Tag Archives: bluegrass

Yonder Mountain String Band in Ridgefield, CT 10-23-2011

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I always try my hardest to be objective about Yonder Mountain String Band shows, but the music they make never fails to make my heart flutter and in that way, it becomes difficult. And as long as that disclosure is out of the way, I hope that you can trust me when I say this was a great show. Set at the quaint and beautiful Ridgefield Playhouse in Ridgefield, CT, the band hardly filled the theater and walked out to polite clapping and seated rows.

Adam Aijala

They started with “Blue Collar Blues,” “At the End of the Day,” and “This Lonesome Heart,” a calm trio of songs that complimented their instrumental skill and voices, and introduced the idea of getting up and dancing a bit. By “If Loving You is Killing Me,” there were finally more people standing than sitting, and it seemed that YMSB was settled enough to make this a comfortable and intimate show. The set stayed fairly mellow, with the guys walking all over the stage to play with one another and coming right up to the front to interact with the mass gathering in the isles. “Natchez Whistles” into “What the Night Brings” brought the it to a close, echoing the roller coster of style from the whole set. Jeff Austin seemed to truly be feeling the “Natchez Whistles” and the band follow suit with beautiful harmonies and decadent chords. The set closer amped the crowd up for what was to come, as the name might imply, topping the first half of the evening with a perfectly bluegrass, energetic tune.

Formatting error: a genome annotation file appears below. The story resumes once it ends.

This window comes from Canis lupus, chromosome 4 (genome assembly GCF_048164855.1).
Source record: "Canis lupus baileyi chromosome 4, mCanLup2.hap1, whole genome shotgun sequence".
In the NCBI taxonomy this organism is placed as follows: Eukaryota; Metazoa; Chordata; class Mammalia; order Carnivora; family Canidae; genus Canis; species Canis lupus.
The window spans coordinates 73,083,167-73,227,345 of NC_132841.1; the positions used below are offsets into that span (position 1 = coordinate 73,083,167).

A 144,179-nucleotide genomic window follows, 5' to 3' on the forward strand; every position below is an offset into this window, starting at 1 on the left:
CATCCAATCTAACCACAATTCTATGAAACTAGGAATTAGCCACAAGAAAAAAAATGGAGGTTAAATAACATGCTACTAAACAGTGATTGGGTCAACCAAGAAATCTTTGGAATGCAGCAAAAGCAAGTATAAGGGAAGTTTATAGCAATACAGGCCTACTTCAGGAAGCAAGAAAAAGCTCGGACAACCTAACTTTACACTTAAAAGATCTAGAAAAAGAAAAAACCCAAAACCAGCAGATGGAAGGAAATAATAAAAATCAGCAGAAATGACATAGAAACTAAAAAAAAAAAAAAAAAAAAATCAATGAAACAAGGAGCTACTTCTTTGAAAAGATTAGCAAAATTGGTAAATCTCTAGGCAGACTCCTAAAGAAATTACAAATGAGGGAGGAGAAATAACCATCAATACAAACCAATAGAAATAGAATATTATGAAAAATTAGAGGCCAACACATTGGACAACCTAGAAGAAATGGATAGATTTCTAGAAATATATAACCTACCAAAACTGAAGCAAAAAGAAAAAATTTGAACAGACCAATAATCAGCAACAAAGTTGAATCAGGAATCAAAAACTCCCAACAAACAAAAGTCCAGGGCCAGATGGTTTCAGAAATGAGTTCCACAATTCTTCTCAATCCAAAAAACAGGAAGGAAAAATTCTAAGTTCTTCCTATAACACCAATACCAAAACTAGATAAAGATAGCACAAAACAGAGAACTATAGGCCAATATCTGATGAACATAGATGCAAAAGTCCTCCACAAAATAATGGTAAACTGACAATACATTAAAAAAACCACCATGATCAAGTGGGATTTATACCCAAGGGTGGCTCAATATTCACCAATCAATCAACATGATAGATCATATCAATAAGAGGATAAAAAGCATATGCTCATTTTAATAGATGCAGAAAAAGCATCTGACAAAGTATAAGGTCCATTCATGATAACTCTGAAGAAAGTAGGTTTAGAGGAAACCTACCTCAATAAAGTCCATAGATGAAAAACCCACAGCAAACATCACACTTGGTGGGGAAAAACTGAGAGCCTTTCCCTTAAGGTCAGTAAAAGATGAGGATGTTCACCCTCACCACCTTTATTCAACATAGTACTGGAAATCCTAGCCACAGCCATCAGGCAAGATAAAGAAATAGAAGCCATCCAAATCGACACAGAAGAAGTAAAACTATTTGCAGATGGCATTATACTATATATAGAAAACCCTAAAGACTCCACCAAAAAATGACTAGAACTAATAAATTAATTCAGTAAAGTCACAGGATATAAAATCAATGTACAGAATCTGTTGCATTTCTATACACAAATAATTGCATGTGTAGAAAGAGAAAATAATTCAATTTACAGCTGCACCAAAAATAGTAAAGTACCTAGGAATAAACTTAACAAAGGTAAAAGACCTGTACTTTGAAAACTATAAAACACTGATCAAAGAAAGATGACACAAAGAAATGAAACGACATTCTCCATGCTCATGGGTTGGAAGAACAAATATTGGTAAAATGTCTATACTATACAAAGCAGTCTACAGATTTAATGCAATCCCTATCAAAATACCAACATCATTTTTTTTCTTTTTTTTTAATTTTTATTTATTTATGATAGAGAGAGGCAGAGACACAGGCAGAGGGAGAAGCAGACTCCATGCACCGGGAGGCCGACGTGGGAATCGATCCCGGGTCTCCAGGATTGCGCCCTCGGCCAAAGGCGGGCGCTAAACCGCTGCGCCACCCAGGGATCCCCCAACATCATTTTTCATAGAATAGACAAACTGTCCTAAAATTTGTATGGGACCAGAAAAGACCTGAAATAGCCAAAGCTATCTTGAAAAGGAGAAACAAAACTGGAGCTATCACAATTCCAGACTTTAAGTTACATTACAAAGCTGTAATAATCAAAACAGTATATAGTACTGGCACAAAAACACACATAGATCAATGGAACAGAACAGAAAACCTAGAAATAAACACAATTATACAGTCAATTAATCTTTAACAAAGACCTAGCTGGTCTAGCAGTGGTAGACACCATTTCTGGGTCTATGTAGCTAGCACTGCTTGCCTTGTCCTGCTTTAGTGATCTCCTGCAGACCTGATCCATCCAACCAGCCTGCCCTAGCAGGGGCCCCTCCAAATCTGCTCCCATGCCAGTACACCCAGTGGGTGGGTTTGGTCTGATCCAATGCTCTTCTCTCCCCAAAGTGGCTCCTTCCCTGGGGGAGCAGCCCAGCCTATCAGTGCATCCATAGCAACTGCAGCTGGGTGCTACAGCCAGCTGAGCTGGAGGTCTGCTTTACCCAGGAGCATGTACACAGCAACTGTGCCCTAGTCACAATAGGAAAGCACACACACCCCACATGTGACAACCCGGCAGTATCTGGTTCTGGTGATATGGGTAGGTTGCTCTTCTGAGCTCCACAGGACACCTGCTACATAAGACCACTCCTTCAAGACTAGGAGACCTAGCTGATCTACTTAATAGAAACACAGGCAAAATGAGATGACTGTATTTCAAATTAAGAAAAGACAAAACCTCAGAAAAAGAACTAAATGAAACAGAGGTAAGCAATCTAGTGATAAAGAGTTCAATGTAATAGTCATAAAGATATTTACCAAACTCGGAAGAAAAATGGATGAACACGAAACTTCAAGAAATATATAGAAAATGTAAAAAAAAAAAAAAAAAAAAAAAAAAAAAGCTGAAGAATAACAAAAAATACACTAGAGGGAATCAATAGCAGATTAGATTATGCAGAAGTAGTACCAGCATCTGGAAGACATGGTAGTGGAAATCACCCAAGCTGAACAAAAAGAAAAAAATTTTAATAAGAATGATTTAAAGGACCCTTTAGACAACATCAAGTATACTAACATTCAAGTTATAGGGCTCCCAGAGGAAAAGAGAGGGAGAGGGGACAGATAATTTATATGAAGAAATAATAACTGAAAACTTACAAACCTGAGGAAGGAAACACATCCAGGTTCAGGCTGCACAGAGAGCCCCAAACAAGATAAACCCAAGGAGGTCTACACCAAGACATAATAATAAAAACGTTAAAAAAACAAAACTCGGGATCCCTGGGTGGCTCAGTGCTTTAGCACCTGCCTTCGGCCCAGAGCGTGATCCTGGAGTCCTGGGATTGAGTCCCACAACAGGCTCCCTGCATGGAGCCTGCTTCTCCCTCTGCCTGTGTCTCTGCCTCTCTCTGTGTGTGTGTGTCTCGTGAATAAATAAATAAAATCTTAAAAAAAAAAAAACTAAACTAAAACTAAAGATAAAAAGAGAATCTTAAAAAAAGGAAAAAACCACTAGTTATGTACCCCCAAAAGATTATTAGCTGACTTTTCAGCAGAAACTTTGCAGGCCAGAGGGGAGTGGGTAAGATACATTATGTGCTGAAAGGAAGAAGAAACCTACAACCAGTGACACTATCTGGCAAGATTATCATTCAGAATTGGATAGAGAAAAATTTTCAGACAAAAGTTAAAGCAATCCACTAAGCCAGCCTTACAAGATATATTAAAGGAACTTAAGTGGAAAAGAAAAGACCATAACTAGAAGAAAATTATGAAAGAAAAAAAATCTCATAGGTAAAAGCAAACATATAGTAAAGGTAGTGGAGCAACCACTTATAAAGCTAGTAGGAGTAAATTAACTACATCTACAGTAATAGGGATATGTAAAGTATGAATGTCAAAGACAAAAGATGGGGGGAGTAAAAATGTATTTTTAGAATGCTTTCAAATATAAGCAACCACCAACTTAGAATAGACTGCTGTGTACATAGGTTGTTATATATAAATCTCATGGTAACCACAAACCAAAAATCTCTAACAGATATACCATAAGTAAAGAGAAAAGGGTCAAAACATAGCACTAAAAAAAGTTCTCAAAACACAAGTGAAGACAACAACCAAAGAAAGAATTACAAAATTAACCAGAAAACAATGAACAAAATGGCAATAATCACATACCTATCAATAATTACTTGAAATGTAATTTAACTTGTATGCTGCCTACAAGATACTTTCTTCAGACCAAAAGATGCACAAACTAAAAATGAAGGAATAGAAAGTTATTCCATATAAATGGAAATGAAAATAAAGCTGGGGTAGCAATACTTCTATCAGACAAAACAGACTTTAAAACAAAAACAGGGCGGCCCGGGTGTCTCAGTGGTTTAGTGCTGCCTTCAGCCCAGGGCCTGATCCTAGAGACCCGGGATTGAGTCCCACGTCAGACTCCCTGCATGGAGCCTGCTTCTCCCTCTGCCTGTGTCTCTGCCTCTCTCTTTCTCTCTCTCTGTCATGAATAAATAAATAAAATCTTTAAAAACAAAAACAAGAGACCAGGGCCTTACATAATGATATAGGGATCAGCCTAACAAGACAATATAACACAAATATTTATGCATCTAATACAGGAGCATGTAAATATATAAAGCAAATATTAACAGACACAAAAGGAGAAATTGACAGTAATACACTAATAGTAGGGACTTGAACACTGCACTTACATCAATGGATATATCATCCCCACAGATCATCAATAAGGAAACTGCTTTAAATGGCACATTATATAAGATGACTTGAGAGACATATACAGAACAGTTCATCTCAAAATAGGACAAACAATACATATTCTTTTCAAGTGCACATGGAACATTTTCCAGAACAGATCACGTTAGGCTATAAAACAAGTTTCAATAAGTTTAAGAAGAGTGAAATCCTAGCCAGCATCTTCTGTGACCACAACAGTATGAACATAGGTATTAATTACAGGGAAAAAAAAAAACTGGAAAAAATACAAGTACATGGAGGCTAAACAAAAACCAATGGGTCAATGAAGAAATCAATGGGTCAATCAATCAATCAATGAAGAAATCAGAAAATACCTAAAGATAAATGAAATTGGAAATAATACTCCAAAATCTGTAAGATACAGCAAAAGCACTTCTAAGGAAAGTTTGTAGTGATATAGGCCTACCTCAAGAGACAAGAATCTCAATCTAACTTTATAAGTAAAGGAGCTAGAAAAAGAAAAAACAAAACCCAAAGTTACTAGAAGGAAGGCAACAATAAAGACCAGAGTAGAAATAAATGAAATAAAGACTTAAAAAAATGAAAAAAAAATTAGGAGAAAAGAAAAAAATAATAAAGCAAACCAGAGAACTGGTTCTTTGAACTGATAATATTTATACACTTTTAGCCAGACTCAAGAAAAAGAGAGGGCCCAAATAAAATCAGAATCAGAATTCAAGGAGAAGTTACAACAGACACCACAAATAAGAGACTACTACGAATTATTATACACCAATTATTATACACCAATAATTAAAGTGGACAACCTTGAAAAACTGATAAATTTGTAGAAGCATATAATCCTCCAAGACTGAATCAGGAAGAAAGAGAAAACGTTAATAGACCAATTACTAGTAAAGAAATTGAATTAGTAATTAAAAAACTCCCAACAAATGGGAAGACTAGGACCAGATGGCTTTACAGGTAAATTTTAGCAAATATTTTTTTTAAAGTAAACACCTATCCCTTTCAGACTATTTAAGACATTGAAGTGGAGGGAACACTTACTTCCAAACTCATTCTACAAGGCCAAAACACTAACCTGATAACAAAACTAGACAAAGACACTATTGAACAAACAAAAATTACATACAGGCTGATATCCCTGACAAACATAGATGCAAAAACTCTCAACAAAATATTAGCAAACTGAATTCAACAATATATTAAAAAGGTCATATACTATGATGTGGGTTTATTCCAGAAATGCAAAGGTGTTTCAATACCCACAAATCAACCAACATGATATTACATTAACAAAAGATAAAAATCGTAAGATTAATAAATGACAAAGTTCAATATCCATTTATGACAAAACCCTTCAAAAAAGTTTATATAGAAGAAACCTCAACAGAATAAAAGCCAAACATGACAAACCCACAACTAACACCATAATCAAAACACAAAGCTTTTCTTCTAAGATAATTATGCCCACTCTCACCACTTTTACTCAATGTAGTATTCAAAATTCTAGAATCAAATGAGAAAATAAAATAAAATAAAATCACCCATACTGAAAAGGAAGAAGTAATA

Jeff Austin

Yonder Mountain really got worked up for second set, opening with a banjo-driven, dirt-kickin’ “Jesus on the Mainline > Shenandoah Breakdown > Jesus on the Mainline” sandwich. They kept the energy high and were flowing seamlessly from super fast jaunts to slower melodies, like “Mother’s Only Son.” They took the opportunity here to get into a few nice jams and interplay back and forth between exciting solos, but it was “Bloody Mary Morning” that seemed to decide the remainer of the set. Loud cheers and hoe-down clapping could be heard in the usually tame theater, and the crowd seemed to call for more dance tunes. They boys sure delivered, starting the beginning of the end with a strong “Whipping Post” that the audience loved. Almost unrecognizable first, when the tempo picked up, people started wailing and jumping about, and YMSB were all smiles and laughs. Austin’s passion just seeps through his vocal chords and when they cover songs he loves, you can all but tell. It was especially moving when they went back into it after “Only a Northern Sun” to end the set.

Yonder Mountain String Band

The enthused crowd was not going to let that be the end of this special, personal show, so the band came back on for an encore even though their sound guy began unplugging everything. After an attempt at the microphone, Jeff said a word to the audience and, speaking of covers he loves, started strumming the chords of “They Love Each Other.” Whether it was for the people begging for it during the show, or because then genuinely felt like playing it, or maybe both, but they wobbled their way to the front of the stage and took real advantage of the theaters acoustics, no pun intended. He wailed out the first verse and when the chorus came around, the crowd couldn’t help but sing along. It turned into a big family carol and was one of the most beautiful experiences I’ve ever had with Yonder Mountain String Band.

Another review coming after the NYC show on Saturday!! Oh how I love fall tours in the northeast!

Hot Day at the Zoo!

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Here’s an article I wrote for BreakThru Radio back in January, introducing the listenership to my absolutely favorite zoograss band, Hot Day at the Zoo. If you don’t know who they are, listen to this, watch this and this, and enjoy the article below! More from guitarist Michael Dion coming up next!